Bemidji and Bangor are battling over Bunyan bragging rights.

For decades, the Minnesota and Maine communities have hosted rival Paul Bunyan statues and made dueling claims to be the birthplace of American folklore's largest lumberjack.

Bangor's Bunyan is bigger. Bemidji's is better, according to Bemidji sources close to the 18 foot-tall creation of cement, steel and plaid who has loomed amiably over the lakeshore since 1937. Bemidji also boasts a statue of legendary sidekick Babe the Blue Ox — something Bangor's Bunyan lacks.

Now, Bangor wants to close the Babe gap.

"Out of the East, a new rival has arisen to make a claim against the supremacy of Paul and Babe in Bemidji," the Bemidji Pioneer warned its readers last week, breaking the news that Maine artist J. Normand Martin, who designed the original Paul Bunyan statue for Bangor in 1956, had approached the city about adding a 20-foot-long blue ox to the tableau.

Bangor residents fired back on social media and newspaper comment sections with their own reviews of the merits of Bemidji's Paul and Babe.

"Their Paul Bunyan & Babe look like they were put together by a class full of kindergartners experimenting with construction paper and paste for the first time," one Bangor Bunyan backer wrote.

Bemidji Mayor Rita Albrecht swung to Paul Bunyan's defense.

"We love the fact that [Paul and Babe] are folksy looking. It's a folksy story," said Albrecht, who estimates that in her two terms as mayor, she's spent as much time talking about Paul and Babe as any other civic issue. "Obviously, people in Bangor don't understand us and don't understand the folklore surrounding Paul and Babe."

Everyone who knows the folklore knows that Lake Bemidji, like the other 10,000-plus Minnesota's lakes, is just the water-filled imprint of one of Paul Bunyan's boots. The Great Lakes are watering holes Paul dug when he couldn't find a trough big enough for his blue ox. The Mississippi River was created one day when a heavy cask of water Babe was hauling sprang a leak, which trickled south until it hit the Gulf of Mexico.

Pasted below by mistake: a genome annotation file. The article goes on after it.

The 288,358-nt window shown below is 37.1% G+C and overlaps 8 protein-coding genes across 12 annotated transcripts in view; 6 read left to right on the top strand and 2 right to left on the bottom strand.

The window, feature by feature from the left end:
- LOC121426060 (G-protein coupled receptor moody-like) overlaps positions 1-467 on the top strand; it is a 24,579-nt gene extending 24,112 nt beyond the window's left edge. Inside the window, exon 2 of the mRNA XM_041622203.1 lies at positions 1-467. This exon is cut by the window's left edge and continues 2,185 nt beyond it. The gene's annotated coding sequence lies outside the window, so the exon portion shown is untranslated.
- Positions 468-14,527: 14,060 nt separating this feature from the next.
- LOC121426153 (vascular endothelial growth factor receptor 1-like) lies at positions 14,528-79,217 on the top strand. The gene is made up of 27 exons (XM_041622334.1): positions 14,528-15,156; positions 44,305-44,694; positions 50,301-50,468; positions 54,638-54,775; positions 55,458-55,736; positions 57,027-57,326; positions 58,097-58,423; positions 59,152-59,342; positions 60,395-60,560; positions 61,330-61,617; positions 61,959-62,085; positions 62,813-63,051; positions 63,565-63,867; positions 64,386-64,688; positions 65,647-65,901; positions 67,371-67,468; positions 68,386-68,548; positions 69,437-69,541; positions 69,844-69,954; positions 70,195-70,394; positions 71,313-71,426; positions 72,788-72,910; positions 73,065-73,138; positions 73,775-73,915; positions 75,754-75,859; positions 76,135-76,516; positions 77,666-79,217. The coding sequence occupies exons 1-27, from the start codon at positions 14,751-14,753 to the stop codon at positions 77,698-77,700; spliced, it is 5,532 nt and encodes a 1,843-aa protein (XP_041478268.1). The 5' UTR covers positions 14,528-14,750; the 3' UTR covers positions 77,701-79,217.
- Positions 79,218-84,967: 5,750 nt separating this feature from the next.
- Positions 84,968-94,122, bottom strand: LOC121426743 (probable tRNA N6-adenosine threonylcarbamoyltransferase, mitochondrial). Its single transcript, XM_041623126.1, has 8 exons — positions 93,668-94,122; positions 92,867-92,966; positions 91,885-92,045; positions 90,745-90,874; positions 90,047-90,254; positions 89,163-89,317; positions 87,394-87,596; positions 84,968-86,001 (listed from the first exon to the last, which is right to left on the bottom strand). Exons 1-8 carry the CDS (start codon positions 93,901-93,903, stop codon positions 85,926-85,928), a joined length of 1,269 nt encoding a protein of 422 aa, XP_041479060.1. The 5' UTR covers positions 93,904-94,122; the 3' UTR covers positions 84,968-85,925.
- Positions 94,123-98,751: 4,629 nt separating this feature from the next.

So Bemidji residents banded together almost 80 years ago to celebrate their hometown folk hero. They poured 737 hours of volunteer labor and seven and a half tons of concrete stucco into a statue for an upcoming winter carnival, using then-Mayor Earl Bucklen as a model for Paul Bunyan. The Bemidji Rotary Club built a Babe to keep Paul company later in 1937.

The Bangor Paul Bunyan is a fiberglass creation, commissioned by the city from a professional artist. He's a strapping metrosexual of a lumberjack, with a tailored plaid jacket and a pearly white smile beaming out from his luxurious beard. The proposed Babe statue is a smoothly muscled beast, standing with head lowered, ready to gore unwary tourists.

"It looks like the Wall Street bull," Albrecht said. "We see Paul as this strong, silent type who stands guard on the shores of Lake Bemidji."

Rival Paul Bunyans are nothing new. There are towns from California to Quebec that claim to be Bunyan's birthplace. In Minnesota alone, you can find Bunyan statues in Bemidji, Brainerd, Chisholm, Jenkins and Akeley — the actual birthplace of Paul Bunyan, if the giant cradle on display in town is to be believed. That's not even counting the statues of his sweetheart and son in Hackensack or his grave in Kelliher.

But Babe? Everybody knows Paul rescued a baby ox from a snowbank, blue with cold, one cold Minnesota night. How cold was it? It was so cold, the geese flew backward, the snow turned blue and words froze in midair, so people had to wait until the morning thaw to hear what everyone said at dinner the night before.

It's tough to track the paper trail on someone who never actually existed, but Lisa Von Drasek, curator of the Children's Literature Research Collections at the University of Minnesota, scoured the Bunyan lore for hints to his origins. Bangor claims to have Paul Bunyan's birth certificate, but the trail Von Drasek followed led right back to Minnesota.

The university's sprawling Paul Bunyan Collection at the University of Minnesota spans more than 200 books, 20 boxes of manuscripts, 10 boxes of art and Paul Bunyan's ring — a heavy chunk of metal stamped with the initials PB, the size of a dinner platter, so heavy the librarians have a hard time lifting it.

The collection includes interviews with lumberjacks working in the Pacific Northwest in the early 1920s, which found that loggers from the Upper Midwest knew the Paul Bunyan stories, while those who came from Maine did not. The first written accounts of the Paul Bunyan tall tales were in advertising pamphlets circulated by the Minnesota-based Red River Lumber Company.

But if you really want to know where Paul Bunyan comes from, all you have to do is ask.

"I walked into a room and asked, 'Where's Paul Bunyan from?'" Von Drasek said. "They all said Bemidji."